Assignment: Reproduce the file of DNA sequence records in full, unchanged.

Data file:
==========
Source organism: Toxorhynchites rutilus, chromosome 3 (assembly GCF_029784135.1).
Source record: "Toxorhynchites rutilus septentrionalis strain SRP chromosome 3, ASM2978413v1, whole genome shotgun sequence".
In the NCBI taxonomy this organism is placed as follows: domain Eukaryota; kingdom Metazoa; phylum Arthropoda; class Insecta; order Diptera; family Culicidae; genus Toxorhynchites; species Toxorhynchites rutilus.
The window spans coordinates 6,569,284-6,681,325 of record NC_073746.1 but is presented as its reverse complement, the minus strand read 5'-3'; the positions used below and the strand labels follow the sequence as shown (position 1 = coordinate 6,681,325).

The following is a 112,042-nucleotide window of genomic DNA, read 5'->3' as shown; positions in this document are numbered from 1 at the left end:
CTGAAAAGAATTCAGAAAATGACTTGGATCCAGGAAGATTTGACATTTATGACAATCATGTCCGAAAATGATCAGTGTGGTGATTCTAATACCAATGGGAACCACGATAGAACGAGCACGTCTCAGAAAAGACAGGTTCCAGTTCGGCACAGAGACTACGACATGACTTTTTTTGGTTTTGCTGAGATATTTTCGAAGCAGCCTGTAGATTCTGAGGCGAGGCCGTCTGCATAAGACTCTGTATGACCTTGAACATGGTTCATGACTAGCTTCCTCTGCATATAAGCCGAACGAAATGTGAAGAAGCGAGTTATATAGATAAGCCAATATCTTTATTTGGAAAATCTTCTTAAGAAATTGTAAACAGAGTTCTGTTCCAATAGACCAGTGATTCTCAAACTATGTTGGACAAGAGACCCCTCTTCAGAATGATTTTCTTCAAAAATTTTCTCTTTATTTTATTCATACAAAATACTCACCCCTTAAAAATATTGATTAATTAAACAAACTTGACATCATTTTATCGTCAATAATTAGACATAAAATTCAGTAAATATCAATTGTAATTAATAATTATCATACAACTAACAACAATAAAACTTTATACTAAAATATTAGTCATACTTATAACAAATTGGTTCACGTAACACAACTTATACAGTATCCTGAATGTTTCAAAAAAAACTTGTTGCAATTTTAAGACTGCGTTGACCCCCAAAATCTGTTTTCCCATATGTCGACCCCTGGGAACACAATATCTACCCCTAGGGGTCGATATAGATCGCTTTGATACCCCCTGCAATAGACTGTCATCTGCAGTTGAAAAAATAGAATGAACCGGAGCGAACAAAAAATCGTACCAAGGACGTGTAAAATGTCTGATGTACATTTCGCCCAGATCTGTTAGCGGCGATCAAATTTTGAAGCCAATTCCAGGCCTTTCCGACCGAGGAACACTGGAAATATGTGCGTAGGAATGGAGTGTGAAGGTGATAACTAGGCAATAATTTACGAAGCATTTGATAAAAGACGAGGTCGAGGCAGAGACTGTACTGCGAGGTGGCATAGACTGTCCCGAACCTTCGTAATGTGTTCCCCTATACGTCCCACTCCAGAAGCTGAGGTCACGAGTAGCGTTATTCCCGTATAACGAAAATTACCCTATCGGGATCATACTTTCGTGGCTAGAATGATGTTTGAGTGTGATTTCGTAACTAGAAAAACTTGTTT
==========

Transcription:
Source organism: Toxorhynchites rutilus, chromosome 3 (assembly GCF_029784135.1).
Source record: "Toxorhynchites rutilus septentrionalis strain SRP chromosome 3, ASM2978413v1, whole genome shotgun sequence".
In the NCBI taxonomy this organism is placed as follows: domain Eukaryota; kingdom Metazoa; phylum Arthropoda; class Insecta; order Diptera; family Culicidae; genus Toxorhynchites; species Toxorhynchites rutilus.
The window spans coordinates 6,569,284-6,681,325 of record NC_073746.1 but is presented as its reverse complement, the minus strand read 5'-3'; the positions used below and the strand labels follow the sequence as shown (position 1 = coordinate 6,681,325).

The following is a 112,042-nucleotide window of genomic DNA, read 5'->3' as shown; positions in this document are numbered from 1 at the left end:
CTGAAAAGAATTCAGAAAATGACTTGGATCCAGGAAGATTTGACATTTATGACAATCATGTCCGAAAATGATCAGTGTGGTGATTCTAATACCAATGGGAACCACGATAGAACGAGCACGTCTCAGAAAAGACAGGTTCCAGTTCGGCACAGAGACTACGACATGACTTTTTTTGGTTTTGCTGAGATATTTTCGAAGCAGCCTGTAGATTCTGAGGCGAGGCCGTCTGCATAAGACTCTGTATGACCTTGAACATGGTTCATGACTAGCTTCCTCTGCATATAAGCCGAACGAAATGTGAAGAAGCGAGTTATATAGATAAGCCAATATCTTTATTTGGAAAATCTTCTTAAGAAATTGTAAACAGAGTTCTGTTCCAATAGACCAGTGATTCTCAAACTATGTTGGACAAGAGACCCCTCTTCAGAATGATTTTCTTCAAAAATTTTCTCTTTATTTTATTCATACAAAATACTCACCCCTTAAAAATATTGATTAATTAAACAAACTTGACATCATTTTATCGTCAATAATTAGACATAAAATTCAGTAAATATCAATTGTAATTAATAATTATCATACAACTAACAACAATAAAACTTTATACTAAAATATTAGTCATACTTATAACAAATTGGTTCACGTAACACAACTTATACAGTATCCTGAATGTTTCAAAAAAAACTTGTTGCAATTTTAAGACTGCGTTGACCCCCAAAATCTGTTTTCCCATATGTCGACCCCTGGGAACACAATATCTACCCCTAGGGGTCGATATAGATCGCTTTGATACCCCCTGCAATAGACTGTCATCTGCAGTTGAAAAAATAGAATGAACCGGAGCGAACAAAAAATCGTACCAAGGACGTGTAAAATGTCTGATGTACATTTCGCCCAGATCTGTTAGCGGCGATCAAATTTTGAAGCCAATTCCAGGCCTTTCCGACCGAGGAACACTGGAAATATGTGCGTAGGAATGGAGTGTGAAGGTGATAACTAGGCAATAATTTACGAAGCATTTGATAAAAGACGAGGTCGAGGCAGAGACTGTACTGCGAGGTGGCATAGACTGTCCCGAACCTTCGTAATGTGTTCCCCTATACGTCCCACTCCAGAAGCTGAGGTCACGAGTAGCGTTATTCCCGTATAACGAAAATTACCCTATCGGGATCATACTTTCGTGGCTAGAATGATGTTTGAGTGTGATTTCGTAACTAGAAAAACTTGTTT